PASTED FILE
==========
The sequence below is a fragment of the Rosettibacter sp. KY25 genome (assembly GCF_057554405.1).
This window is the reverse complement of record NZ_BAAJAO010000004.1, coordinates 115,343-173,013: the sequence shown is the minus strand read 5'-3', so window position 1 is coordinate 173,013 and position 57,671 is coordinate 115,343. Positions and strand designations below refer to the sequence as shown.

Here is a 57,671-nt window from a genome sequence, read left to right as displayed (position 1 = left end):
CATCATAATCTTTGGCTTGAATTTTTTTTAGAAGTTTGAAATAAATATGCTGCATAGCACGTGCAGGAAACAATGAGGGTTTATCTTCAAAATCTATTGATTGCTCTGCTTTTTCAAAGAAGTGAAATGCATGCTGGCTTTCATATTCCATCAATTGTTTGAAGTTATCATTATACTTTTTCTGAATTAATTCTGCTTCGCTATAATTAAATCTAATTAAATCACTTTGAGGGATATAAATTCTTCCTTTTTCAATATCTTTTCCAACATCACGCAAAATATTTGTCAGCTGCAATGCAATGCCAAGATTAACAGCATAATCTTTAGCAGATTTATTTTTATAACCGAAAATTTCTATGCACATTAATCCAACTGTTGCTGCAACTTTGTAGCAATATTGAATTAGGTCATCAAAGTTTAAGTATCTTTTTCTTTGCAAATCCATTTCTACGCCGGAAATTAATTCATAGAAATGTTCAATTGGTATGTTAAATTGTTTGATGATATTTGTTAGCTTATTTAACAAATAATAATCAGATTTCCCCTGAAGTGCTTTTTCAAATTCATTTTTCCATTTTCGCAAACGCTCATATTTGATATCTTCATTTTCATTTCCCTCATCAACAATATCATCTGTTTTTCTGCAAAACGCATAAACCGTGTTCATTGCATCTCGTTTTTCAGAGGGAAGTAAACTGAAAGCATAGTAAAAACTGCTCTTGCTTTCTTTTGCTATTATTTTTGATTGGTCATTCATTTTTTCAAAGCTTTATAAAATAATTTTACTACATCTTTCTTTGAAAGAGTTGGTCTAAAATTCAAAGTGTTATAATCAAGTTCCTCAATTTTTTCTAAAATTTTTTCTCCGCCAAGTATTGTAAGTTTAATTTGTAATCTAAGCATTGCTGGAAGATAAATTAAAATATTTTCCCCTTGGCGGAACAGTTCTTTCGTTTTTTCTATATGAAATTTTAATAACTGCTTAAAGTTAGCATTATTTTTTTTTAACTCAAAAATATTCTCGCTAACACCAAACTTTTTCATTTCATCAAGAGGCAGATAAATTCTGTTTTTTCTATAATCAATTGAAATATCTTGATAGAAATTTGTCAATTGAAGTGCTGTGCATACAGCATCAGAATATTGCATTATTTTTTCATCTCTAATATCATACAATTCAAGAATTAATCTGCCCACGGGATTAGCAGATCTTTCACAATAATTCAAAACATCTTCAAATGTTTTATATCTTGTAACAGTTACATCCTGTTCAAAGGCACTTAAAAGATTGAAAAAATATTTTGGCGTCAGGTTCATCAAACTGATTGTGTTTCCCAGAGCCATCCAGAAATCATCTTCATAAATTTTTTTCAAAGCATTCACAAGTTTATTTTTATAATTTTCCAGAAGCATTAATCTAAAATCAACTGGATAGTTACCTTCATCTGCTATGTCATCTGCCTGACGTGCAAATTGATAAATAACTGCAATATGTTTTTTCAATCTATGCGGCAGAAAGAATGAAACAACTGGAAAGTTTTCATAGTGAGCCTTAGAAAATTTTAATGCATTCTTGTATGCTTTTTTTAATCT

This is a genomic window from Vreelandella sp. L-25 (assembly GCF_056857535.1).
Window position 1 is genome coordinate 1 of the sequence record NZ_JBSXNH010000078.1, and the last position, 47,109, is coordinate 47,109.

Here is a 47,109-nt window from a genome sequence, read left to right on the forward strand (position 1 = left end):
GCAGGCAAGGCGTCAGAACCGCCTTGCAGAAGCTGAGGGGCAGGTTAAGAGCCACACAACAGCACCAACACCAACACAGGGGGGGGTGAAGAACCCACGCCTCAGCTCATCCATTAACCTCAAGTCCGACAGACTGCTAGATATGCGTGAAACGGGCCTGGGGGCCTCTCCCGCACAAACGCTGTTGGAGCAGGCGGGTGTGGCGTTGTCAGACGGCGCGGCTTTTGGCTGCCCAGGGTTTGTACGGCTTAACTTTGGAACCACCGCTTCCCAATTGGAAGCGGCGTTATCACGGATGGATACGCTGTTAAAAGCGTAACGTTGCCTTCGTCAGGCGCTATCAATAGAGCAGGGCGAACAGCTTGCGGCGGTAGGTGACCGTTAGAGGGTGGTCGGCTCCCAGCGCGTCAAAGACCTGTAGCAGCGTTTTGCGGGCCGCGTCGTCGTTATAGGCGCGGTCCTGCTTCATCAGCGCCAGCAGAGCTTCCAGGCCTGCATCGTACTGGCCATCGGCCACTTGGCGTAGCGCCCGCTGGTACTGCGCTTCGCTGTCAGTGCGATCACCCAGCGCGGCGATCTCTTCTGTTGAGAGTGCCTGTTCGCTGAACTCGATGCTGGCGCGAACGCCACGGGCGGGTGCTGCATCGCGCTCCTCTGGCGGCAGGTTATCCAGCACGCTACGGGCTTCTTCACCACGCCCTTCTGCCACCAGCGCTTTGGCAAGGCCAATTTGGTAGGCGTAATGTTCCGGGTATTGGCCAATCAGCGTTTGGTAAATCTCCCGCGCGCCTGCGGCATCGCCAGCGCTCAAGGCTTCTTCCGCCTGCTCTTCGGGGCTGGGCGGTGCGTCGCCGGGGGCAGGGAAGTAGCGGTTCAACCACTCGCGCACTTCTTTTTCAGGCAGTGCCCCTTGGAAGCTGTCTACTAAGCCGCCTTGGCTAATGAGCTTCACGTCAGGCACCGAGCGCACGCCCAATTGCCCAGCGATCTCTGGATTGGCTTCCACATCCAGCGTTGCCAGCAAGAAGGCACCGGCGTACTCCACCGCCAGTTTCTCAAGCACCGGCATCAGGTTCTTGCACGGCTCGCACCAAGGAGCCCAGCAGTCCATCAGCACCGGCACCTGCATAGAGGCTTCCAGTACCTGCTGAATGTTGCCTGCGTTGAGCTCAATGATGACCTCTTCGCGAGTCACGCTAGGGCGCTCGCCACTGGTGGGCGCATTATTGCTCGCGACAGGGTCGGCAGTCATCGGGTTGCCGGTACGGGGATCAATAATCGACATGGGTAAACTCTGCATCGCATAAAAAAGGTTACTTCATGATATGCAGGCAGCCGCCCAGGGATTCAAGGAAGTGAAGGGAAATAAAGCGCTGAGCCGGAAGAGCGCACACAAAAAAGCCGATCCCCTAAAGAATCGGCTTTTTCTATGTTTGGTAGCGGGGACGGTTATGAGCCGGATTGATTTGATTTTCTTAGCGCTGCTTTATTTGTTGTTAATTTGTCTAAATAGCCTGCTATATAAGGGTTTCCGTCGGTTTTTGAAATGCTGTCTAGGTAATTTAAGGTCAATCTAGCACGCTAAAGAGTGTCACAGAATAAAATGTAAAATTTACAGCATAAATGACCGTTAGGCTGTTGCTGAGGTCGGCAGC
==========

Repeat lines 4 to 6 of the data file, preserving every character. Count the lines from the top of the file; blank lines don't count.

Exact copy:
CATCATAATCTTTGGCTTGAATTTTTTTTAGAAGTTTGAAATAAATATGCTGCATAGCACGTGCAGGAAACAATGAGGGTTTATCTTCAAAATCTATTGATTGCTCTGCTTTTTCAAAGAAGTGAAATGCATGCTGGCTTTCATATTCCATCAATTGTTTGAAGTTATCATTATACTTTTTCTGAATTAATTCTGCTTCGCTATAATTAAATCTAATTAAATCACTTTGAGGGATATAAATTCTTCCTTTTTCAATATCTTTTCCAACATCACGCAAAATATTTGTCAGCTGCAATGCAATGCCAAGATTAACAGCATAATCTTTAGCAGATTTATTTTTATAACCGAAAATTTCTATGCACATTAATCCAACTGTTGCTGCAACTTTGTAGCAATATTGAATTAGGTCATCAAAGTTTAAGTATCTTTTTCTTTGCAAATCCATTTCTACGCCGGAAATTAATTCATAGAAATGTTCAATTGGTATGTTAAATTGTTTGATGATATTTGTTAGCTTATTTAACAAATAATAATCAGATTTCCCCTGAAGTGCTTTTTCAAATTCATTTTTCCATTTTCGCAAACGCTCATATTTGATATCTTCATTTTCATTTCCCTCATCAACAATATCATCTGTTTTTCTGCAAAACGCATAAACCGTGTTCATTGCATCTCGTTTTTCAGAGGGAAGTAAACTGAAAGCATAGTAAAAACTGCTCTTGCTTTCTTTTGCTATTATTTTTGATTGGTCATTCATTTTTTCAAAGCTTTATAAAATAATTTTACTACATCTTTCTTTGAAAGAGTTGGTCTAAAATTCAAAGTGTTATAATCAAGTTCCTCAATTTTTTCTAAAATTTTTTCTCCGCCAAGTATTGTAAGTTTAATTTGTAATCTAAGCATTGCTGGAAGATAAATTAAAATATTTTCCCCTTGGCGGAACAGTTCTTTCGTTTTTTCTATATGAAATTTTAATAACTGCTTAAAGTTAGCATTATTTTTTTTTAACTCAAAAATATTCTCGCTAACACCAAACTTTTTCATTTCATCAAGAGGCAGATAAATTCTGTTTTTTCTATAATCAATTGAAATATCTTGATAGAAATTTGTCAATTGAAGTGCTGTGCATACAGCATCAGAATATTGCATTATTTTTTCATCTCTAATATCATACAATTCAAGAATTAATCTGCCCACGGGATTAGCAGATCTTTCACAATAATTCAAAACATCTTCAAATGTTTTATATCTTGTAACAGTTACATCCTGTTCAAAGGCACTTAAAAGATTGAAAAAATATTTTGGCGTCAGGTTCATCAAACTGATTGTGTTTCCCAGAGCCATCCAGAAATCATCTTCATAAATTTTTTTCAAAGCATTCACAAGTTTATTTTTATAATTTTCCAGAAGCATTAATCTAAAATCAACTGGATAGTTACCTTCATCTGCTATGTCATCTGCCTGACGTGCAAATTGATAAATAACTGCAATATGTTTTTTCAATCTATGCGGCAGAAAGAATGAAACAACTGGAAAGTTTTCATAGTGAGCCTTAGAAAATTTTAATGCATTCTTGTATGCTTTTTTTAATCT

This is a genomic window from Vreelandella sp. L-25 (assembly GCF_056857535.1).
Window position 1 is genome coordinate 1 of the sequence record NZ_JBSXNH010000078.1, and the last position, 47,109, is coordinate 47,109.